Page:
van Mechelen, W., Hlobil, H., & Kemper, H. C. G. (1986). Validation of two running tests as estimates of maximal aerobic power in children. European Journal of Applied Physiology,55, 503–506. CrossRef
Niederer, I., Kriemler, S., Zahner, L., Bürgi, F., Ebenegger, V., Hartmann, T., et al. (2009). Influence of a lifestyle intervention in preschool children on physiological and psychological parameters (Ballabeina): Study design of a cluster randomized controlled trial. BMC Public Health,9, 94. CrossRefPubMedPubMedCentral
Lampert, T., Mensink, G., Romahn, N., & Woll, A. (2007). Körperlich-sportliche Aktivität von Kindern und Jugendlichen in Deutschland. Ergebnisse des Kinder- und Jugendgesundheitssurveys (KiGGS). Bundesgesundheitsblatt – Gesundheitsforschung – Gesundheitsschutz, 50, 1–9.
Manz, K., Schlack, R., Poethko-Müller, C., Mensink, G., Finger, J., Lampert, T., et al. (2014). Körperlich-sportliche Aktivität und Nutzung elektronischer Medien im Kindes- und Jugendalter. Ergebnisse der KiGGS-Studie – Erste Folgebefragung (KiGGS Welle 1). Bundesgesundheitsblatt – Gesundheitsforschung – Gesundheitsschutz, 57, 840–848.
Tabachnick, B. G., & Fidell, L. S. (2001). Using multivariate analysis. Boston: Allyn and Bacon.
Hair, J. F., Black, W. C., Babin, B. J., & Anderson, R. E. (2010). Multivariate data analysis. Upper Saddle River: Pearson Education.
Cohen, J., Cohen, P., West, S. G., & Aiken, L. S. (2003). Applied multiple regression/correlation analysis for the behavioral sciences. Mahwah: Lawrence Erlbaum Associates.
American Psychological Association. (2009). Publication manual of the American psychological association (6th ed.). Washington: American Psychological Association.
Dawson, J. F. (2014). Moderation in management research. What, why, when and how. Journal of Business and Psychology,29, 1–19. CrossRef
Swiss Federal Office of Sports. (2008). Gesundheitswirksame Bewegung (Health enhancing physical activity). Magglingen: BASPO.
McEwen, B. S. (2002). Protective and damaging effects of stress mediators: The good and bad side of the response to stress. Metabolism,51, S2–S4. CrossRef
Bevans, K., Cerbone, A., & Overstreet, S. (2008). Relations between recurrent trauma exposure and recent life stress and salivary cortisol among children. Developmental Psychopathology,20, 257–272. CrossRef
Klaperski, S., von Dawans, B., Heinrichs, M., & Fuchs, R. (2013). Does the level of physical exercise affect physiological and psychological responses to psychosocial stress in women? Psychology of Sport and Exercise,14, 266–274. CrossRef
Martikainen, S., Pesonen, A. K., Lahti, J., Heinonen, K., Feldt, K., Pyhälä, R., et al. (2013). Higher levels of physical activity are associated with lower hypothalamic-pituitary-adrenocortical axis reactivity to psychosocial stress. Journal of Clincal Endocrinology and Metabolism,98, 619–627. CrossRef
Gerber, M., Brand, S., Feldmeth, A. K., Lang, C., Elliot, C., Holsboer-Trachsler, E., et al. (2013). Adolescents with high mental toughness adapt better to perceived stress: A longitudinal study with Swiss vocational students. Personality and Individual Differences,54, 808–814. CrossRef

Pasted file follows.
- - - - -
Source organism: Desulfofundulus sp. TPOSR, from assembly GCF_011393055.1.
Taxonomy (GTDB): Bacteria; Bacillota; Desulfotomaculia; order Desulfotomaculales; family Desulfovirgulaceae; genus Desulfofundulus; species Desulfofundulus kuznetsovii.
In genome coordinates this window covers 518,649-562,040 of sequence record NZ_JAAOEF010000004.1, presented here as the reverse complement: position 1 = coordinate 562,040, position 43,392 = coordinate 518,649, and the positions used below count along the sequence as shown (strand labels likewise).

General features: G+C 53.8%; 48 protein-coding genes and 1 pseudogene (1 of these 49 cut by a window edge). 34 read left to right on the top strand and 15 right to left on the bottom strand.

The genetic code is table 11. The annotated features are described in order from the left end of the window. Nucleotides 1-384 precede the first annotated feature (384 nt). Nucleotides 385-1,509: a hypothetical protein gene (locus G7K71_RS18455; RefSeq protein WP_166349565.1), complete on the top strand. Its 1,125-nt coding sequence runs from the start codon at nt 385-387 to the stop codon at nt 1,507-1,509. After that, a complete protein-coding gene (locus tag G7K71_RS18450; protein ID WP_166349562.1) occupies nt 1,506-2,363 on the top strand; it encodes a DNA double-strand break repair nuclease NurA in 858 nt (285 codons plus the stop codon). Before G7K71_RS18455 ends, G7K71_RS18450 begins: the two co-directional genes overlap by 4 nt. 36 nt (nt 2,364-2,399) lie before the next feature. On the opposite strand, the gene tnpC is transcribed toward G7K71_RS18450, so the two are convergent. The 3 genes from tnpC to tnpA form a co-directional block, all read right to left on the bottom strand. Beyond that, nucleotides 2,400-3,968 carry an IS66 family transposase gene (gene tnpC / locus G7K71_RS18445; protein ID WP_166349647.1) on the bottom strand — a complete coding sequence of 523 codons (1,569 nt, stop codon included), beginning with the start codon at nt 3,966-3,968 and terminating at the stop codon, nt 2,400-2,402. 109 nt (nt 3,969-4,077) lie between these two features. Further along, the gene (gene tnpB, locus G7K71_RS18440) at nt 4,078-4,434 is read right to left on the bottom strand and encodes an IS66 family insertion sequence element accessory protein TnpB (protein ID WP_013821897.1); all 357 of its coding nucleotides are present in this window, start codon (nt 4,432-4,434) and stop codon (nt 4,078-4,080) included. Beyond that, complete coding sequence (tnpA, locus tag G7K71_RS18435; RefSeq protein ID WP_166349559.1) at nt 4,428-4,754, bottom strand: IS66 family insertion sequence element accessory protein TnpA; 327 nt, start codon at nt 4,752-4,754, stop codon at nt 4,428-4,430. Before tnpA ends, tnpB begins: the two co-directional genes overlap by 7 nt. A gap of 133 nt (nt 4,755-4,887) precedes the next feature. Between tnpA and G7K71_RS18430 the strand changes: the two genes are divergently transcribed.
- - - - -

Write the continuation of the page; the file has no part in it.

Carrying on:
Sallis, J. F., McKenzie, T. L., & Alcaraz, J. E. (1993). Habitual physical activity and health-related physical fitness in fourth-grade children. American Journal of Diseases of Children,147, 890–896. PubMed
Colley, R. C., Wong, S. L., Garriguet, D., Janssen, I., Connor Gorber, S., & Tremblay, M. S. (2012). Physical activity, sedentary behaviour and sleep in Canadian children: Parent-report versus direct measures and relative associations with health risk. Health Reports,23, 45–52. PubMed
Bouchard, C., Malina, R. M., & Perusse, L. (1997). Genetics of fitness and physical activity (p. 408). Champaign: Human Kinetics.
O’Brien, R. W., & Iannotti, R. J. (1993). Differences in mothers’ and children’s perceptions of urban black children’s life stress. Journal of Youth and Adolescence,22, 543–557. CrossRef
Lupien, S. J., King, S., Meaney, M. J., & McEwen, B. S. (2001). Can poverty get under your skin? Basal cortisol levels and cognitive function in children from low and high socioeconomic status. Development and Psychopathology,13, 653–676. CrossRef
Achenbach, T. M., Dumenci, L., & Rescorla, L. A. (2002). Ten-year comparisons of problems and competencies for national samples of youth: Self, parent and teacher reports. Journal of Emotional and Behavioral Disorders,10, 194–203. CrossRef
Myers, J., McAuley, E., Lavie, C. J., Desprès, J. P., Arena, R., & Kokkinos, P. F. (2015). Physical activity and cardiorespiratory fitness as major markers of cardiovascular risk: Their independent and interwoven importance to health status. Progress in Cardiovascular Diseases,57, 306–314. CrossRefPubMed
Lindwall, M., Ljung, T., Hadzibajramovic, E., & Jonsdottir, I. (2012). Self-reported physical activity and aerobic fitness are differently related to mental health. Mental Health and Physical Activity,5, 28–34. CrossRef
- In 6- to 8-year-old children, cardiorespiratory fitness moderates the relationship between severity of life events and health-related quality of life
- Springer International Publishing